• User profile image
    Xaero_​Vincent

    AndyC wrote:
    You're aware that it predates VMWare, right?

    But, regardless of virtualisation or not, it's really, really dumb of Linux to still be defaulting to a display mode that is incredibly slow on most graphics cards (even those of the Win 95 era). That just makes no sense at all.


    It doesn't.

    As long as the video card and driver support 32 bit video mode, Xserver supports 24 bit color with the extra byte to align the color channels to 4 byte increments in memory, which is more efficent and therefore faster.

    Xserver refers both 24 and 32 bit as 24 bit color depth.

    The "xdpyinfo" command provides some information about the color depths supported by Xserver and your video card.

  • User profile image
    PaoloM

    creditcard wrote:
    AndyC said:
    creditcard wrote:

    Somehow I don't think that's the reason, it has more to do with the fact that VPC is a immature product compared to the competition.


    You're aware that it predates VMWare, right?

    But, regardless of virtualisation or not, it's really, really dumb of Linux to still be defaulting to a display mode that is incredibly slow on most graphics cards (even those of the Win 95 era). That just makes no sense at all.


    That's a bunch of patent nonsense. In both Windows and Linux colors are actually 24-bits, 8 for Red, 8 for Blue, and 8 Green. Since most systems process data in 32-bits, The last 8 bits of pixel information are just garbage data (or in image formats, the alpha channel). This is true for both Linux and Windows, just Windows advertises a 32-bit color depth on the Control Panel, which is pretty much a lie.
    No, you are wrong.

  • User profile image
    PaoloM

    There it goes, Safari barfs again Smiley

  • User profile image
    Cannot​Resolve​Symbol

    PaoloM wrote:
    There it goes, Safari barfs again Smiley


    Until you figure out the secret trick...  I can post from Safari Wink

    (hint...  debug menu)

  • User profile image
    PaoloM

    CannotResolveSymbol wrote:
    PaoloM wrote:
    There it goes, Safari barfs again


    Until you figure out the secret trick...  I can post from Safari

    (hint...  debug menu)
    Yeah, I knew about that. I didn't enable it after reinstalling Leopard...

    That for some reason, tonight really dislikes my network, as it drops out regularly every 5 minutes.

  • User profile image
    AndyC

    creditcard wrote:
    
    That's a bunch of patent nonsense. In both Windows and Linux colors are actually 24-bits, 8 for Red, 8 for Blue, and 8 Green. Since most systems process data in 32-bits, The last 8 bits of pixel information are just garbage data (or in image formats, the alpha channel). This is true for both Linux and Windows, just Windows advertises a 32-bit color depth on the Control Panel, which is pretty much a lie.


    And Virtual PC supports those 32-bit modes without any difficulty whatsoever. The only one it doesn't support is a genuine 24-bit graphics mode and that's what Linux is trying to use on it.

  • User profile image
    evildictait​or

    creditcard wrote:
    
    Three major kernel revisions later and the "bug" still hasn't be fixed. I think it's safe to assume that Generic Forum Imagethe kernel developers don't consider it to be a bug, or if they do, it's a very very low priority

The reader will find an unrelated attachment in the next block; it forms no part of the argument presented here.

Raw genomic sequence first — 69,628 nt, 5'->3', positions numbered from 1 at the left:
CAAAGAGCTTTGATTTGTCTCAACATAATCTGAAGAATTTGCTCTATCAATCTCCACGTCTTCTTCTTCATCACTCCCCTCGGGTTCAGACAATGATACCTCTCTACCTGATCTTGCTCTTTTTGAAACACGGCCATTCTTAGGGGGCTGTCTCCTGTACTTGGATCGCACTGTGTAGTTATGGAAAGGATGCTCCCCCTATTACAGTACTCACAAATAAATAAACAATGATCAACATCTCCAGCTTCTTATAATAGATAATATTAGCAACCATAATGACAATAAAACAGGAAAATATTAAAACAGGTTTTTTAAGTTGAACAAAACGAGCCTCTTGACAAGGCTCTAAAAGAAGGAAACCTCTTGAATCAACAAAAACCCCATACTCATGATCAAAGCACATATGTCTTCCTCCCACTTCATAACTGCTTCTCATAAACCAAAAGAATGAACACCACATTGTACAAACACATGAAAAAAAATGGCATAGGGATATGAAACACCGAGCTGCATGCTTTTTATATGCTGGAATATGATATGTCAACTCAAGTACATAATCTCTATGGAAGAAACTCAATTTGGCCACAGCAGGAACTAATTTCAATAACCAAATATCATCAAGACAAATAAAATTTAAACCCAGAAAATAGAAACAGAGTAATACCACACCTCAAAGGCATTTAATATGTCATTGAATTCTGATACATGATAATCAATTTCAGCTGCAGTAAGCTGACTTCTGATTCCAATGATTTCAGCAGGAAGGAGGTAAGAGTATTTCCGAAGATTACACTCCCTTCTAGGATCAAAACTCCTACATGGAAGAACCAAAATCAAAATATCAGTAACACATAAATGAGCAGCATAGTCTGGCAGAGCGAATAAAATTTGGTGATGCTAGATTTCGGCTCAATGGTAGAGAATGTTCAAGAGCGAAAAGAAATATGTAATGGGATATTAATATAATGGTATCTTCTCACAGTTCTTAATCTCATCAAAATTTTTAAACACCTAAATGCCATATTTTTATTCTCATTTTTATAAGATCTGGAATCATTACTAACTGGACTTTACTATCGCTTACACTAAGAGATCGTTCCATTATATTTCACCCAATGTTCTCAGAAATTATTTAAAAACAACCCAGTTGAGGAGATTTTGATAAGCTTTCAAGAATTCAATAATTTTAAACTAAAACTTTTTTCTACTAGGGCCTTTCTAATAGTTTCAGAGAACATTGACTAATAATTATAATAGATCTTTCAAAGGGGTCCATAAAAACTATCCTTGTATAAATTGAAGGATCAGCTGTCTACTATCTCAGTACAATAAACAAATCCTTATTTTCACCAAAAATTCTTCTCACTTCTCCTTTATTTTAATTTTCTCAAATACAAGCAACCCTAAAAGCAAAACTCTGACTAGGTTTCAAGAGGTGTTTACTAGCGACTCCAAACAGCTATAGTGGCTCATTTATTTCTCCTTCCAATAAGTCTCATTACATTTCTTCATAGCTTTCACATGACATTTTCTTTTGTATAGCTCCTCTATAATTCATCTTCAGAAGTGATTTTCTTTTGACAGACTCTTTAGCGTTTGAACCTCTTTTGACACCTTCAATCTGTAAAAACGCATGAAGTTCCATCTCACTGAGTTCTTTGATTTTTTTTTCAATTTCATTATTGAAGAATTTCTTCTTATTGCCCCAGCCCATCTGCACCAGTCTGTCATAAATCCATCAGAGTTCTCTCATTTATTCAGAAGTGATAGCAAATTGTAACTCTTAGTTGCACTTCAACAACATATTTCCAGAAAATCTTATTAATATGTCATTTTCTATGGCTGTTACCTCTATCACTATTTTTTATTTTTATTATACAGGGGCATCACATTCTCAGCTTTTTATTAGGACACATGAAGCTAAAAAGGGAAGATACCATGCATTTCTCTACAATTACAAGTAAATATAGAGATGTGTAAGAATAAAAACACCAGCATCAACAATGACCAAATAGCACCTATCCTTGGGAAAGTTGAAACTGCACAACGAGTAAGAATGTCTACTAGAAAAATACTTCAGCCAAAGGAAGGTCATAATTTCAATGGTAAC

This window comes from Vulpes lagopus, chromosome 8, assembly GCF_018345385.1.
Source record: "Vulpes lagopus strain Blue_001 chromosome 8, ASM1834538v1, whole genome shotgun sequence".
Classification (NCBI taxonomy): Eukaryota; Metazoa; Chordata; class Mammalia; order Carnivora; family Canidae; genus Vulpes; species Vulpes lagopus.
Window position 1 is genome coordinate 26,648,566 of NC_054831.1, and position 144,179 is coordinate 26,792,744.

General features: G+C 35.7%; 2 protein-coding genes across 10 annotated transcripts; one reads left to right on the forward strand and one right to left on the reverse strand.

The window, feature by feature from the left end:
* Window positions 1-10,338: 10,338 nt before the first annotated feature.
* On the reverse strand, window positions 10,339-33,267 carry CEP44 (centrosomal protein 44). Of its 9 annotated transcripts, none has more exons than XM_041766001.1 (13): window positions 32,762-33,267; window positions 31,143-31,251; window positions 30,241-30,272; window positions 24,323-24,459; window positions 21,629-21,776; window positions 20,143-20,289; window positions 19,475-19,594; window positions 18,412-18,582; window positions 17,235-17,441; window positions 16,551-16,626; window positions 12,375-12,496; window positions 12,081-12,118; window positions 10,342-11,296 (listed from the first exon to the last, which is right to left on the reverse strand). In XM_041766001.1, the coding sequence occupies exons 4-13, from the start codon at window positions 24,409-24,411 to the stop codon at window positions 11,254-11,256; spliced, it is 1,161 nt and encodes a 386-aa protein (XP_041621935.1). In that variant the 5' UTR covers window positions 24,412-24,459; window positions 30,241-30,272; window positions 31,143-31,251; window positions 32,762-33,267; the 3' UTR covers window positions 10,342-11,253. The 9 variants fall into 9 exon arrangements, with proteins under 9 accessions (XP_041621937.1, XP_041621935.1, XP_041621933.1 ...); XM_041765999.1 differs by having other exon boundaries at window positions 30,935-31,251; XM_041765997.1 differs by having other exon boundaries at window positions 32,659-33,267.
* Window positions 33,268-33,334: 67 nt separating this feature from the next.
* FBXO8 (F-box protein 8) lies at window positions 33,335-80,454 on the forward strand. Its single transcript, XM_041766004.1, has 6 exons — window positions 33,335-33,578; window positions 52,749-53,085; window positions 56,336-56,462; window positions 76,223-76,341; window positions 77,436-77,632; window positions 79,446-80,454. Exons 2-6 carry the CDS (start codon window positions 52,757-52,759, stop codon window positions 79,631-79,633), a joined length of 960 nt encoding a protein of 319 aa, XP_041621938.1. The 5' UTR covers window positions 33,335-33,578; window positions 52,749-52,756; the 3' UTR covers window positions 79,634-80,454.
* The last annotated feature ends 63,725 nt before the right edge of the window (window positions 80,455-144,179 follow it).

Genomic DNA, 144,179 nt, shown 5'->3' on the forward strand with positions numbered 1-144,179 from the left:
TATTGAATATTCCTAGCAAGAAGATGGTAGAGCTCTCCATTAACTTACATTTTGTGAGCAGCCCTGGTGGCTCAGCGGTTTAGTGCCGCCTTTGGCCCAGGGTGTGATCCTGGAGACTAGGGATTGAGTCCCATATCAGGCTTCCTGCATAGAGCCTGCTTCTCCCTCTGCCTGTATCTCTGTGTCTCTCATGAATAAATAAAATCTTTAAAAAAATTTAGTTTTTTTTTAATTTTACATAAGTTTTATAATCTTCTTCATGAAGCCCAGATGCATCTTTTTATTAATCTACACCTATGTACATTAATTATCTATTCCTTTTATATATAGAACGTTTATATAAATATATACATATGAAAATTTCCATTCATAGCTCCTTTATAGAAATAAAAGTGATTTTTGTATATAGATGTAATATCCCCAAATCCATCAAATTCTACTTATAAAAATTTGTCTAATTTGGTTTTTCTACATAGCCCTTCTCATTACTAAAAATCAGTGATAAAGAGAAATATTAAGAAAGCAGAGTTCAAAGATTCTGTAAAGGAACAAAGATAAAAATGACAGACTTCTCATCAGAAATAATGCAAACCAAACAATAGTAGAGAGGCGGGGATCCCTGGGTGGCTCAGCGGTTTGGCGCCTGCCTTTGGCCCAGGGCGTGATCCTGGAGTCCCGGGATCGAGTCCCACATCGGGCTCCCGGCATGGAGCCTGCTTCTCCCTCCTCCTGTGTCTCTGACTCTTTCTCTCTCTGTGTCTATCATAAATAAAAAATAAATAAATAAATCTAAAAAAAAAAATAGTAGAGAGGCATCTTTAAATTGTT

And that's why Linux doesn't have a big market-share, right there.

    If Linux developers started to realise that actually users having a good experience is much more important than silly long-term grudges they might hold, or stop bickering about whether Linux ought to even allow programs not released under the GPL, they might actually get some users.

    They should get their act together and put in a single line at the top of their kernel:

    if(VPC) then { don't use 24-bit color }


    And until they do, normal users who just want their computer to work and who might want to try out that new and fangled "Linux thing" will be absolutely sure to not touch it if it doesn't just work.

  • User profile image
    TimP

    The problem is that Microsoft does not emulate the S3 Trio properly. The hardware S3 Trio supports 24-bit color, VPC tells Linux it has an S3 Trio, so Linux assumes it has 24-bit support, and you're blaming this problem on Linux? If you don't or can't emulate a video card properly, just make your own. VMware uses their own SVGA adapter that doesn't exist in any hardware form, yet Linux supports it out of the box.

  • User profile image
    evildictait​or

    TimP wrote:
    

    The problem is that Microsoft does not emulate the S3 Trio properly. The hardware S3 Trio supports 24-bit color, VPC tells Linux it has an S3 Trio, so Linux assumes it has 24-bit support, and you're blaming this problem on Linux? If you don't or can't emulate a video card properly, just make your own. VMware uses their own SVGA adapter that doesn't exist in any hardware form, yet Linux supports it out of the box.


    It's clearly VPC who is at fault fundamentally here, but if what creditcard says is correct about the ease with which this could be fixed inside Linux, to not do so because it's "not important", "we don't like Microsoft" or "Linux should be emulating Windows! Not other way roundz!" shows a level of arrogance by the Linux developers in this respect.

    If there is a simple solution which would make their user's life much easier and they are not taking it on grounds of petty grudges against Microsoft, then it is unsurprising that many people choose not to turn to Linux.